The Atlanta Fed's macroblog provides commentary and analysis on economic topics including monetary policy, macroeconomic developments, inflation, labor economics, and financial issues.
- BLS Handbook of Methods
- Bureau of Economic Analysis
- Bureau of Labor Statistics
- Congressional Budget Office
- Economic Data - FRED® II, St. Louis Fed
- Office of Management and Budget
- Statistics: Releases and Historical Data, Board of Governors
- U.S. Census Bureau Economic Programs
- White House Economic Statistics Briefing Room
May 17, 2005
Sarbanes-Oxley: The Accountants Aren't Helping
From the Wall Street Journal (page C3 in the print edition):
Regulators issued a rebuke to accounting firms, saying their interpretation of a controversial Sarbanes-Oxley rule had been too strict and resulted in unnecessary costs for some public companies.
The Securities and Exchange Commission and the Public Company Accounting Oversight Board urged accountants to be more flexible in their approach to a rule requiring that companies assess their internal controls over financial reporting. Regulators said auditors had become "overly cautious" and "mechanical" and needed to exercise judgment when interpreting the rule.
The guidance comes in response to growing complaints from businesses about the cost of complying with the regulation, which requires that companies assess their internal controls to ensure their financial reporting is accurate and reliable...
Executives have complained about the rule, saying auditors are performing massive reviews that aren't tailored to a company's size or specific risks. They complain auditors are driving up costs by looking at things that have no bearing on the accuracy of a company's financial statements.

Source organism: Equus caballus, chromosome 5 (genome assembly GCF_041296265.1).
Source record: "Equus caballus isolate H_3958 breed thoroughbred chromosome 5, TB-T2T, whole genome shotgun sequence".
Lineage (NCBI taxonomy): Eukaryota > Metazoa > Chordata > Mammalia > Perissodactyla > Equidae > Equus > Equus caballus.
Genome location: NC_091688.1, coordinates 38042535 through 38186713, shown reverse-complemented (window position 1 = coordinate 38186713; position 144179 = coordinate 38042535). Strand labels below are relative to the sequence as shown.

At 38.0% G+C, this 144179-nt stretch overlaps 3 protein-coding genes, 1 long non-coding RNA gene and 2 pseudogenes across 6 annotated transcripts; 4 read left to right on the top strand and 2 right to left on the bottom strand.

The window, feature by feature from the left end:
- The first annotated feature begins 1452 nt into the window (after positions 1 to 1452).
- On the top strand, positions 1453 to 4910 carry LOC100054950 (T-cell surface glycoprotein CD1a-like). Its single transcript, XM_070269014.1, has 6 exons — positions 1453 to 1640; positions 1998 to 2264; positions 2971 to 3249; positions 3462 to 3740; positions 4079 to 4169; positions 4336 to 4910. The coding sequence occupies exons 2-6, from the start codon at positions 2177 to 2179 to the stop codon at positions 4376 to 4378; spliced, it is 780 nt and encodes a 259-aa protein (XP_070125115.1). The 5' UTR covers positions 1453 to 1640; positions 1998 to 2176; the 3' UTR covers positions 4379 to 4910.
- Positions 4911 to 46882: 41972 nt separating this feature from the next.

Studies have estimated the cost to companies at about $3 million a year. Some companies have said they have stopped hiring and are considering moving work overseas to deal with the costs.
I continue to think this is a much under-appreciated story.
UPDATE: A few days old, but here is a related post from Brad DeLong.
UPDATE II: The SEC report is here.
TrackBack URL for this entry:
Listed below are links to blogs that reference Sarbanes-Oxley: The Accountants Aren't Helping :
- GDPNow's Second Quarter Forecast: Is It Too High?
- Are Small Loans Hard to Find? Evidence from the Federal Reserve Banks' Small Business Survey
- Slide into the Economic Driver's Seat with the Labor Market Sliders
- The Fed’s Inflation Goal: What Does the Public Know?
- Going to School on Labor Force Participation
- Bad Debt Is Bad for Your Health
- Working for Yourself, Some of the Time
- Gauging Firm Optimism in a Time of Transition
- Can Tight Labor Markets Inhibit Investment Growth?
- More Ways to Watch Wages
- May 2017
- April 2017
- March 2017
- February 2017
- January 2017
- December 2016
- November 2016
- October 2016
- September 2016
- August 2016
- Business Cycles
- Business Inflation Expectations
- Capital and Investment
- Capital Markets
- Data Releases
- Economic conditions
- Economic Growth and Development
- Exchange Rates and the Dollar
- Fed Funds Futures
- Federal Debt and Deficits
- Federal Reserve and Monetary Policy
- Financial System
- Fiscal Policy
- Health Care
- Inflation Expectations
- Interest Rates
- Labor Markets
- Latin America/South America
- Monetary Policy
- Money Markets
- Real Estate
- Saving, Capital, and Investment
- Small Business
- Social Security
- This, That, and the Other
- Trade Deficit
- Wage Growth